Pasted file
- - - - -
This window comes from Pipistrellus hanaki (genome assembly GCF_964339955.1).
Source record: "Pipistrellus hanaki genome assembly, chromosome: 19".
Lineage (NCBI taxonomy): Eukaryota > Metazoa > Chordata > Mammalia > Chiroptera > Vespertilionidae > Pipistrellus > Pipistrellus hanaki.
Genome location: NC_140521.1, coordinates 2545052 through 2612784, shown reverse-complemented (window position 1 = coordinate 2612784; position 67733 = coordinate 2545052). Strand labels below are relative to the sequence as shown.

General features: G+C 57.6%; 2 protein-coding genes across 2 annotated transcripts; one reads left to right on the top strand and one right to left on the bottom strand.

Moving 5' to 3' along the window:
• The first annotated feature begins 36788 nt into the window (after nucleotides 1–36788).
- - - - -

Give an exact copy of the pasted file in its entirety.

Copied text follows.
This window comes from Pipistrellus hanaki (genome assembly GCF_964339955.1).
Source record: "Pipistrellus hanaki genome assembly, chromosome: 19".
Lineage (NCBI taxonomy): Eukaryota > Metazoa > Chordata > Mammalia > Chiroptera > Vespertilionidae > Pipistrellus > Pipistrellus hanaki.
Genome location: NC_140521.1, coordinates 2545052 through 2612784, shown reverse-complemented (window position 1 = coordinate 2612784; position 67733 = coordinate 2545052). Strand labels below are relative to the sequence as shown.

General features: G+C 57.6%; 2 protein-coding genes across 2 annotated transcripts; one reads left to right on the top strand and one right to left on the bottom strand.

Moving 5' to 3' along the window:
• The first annotated feature begins 36788 nt into the window (after nucleotides 1–36788).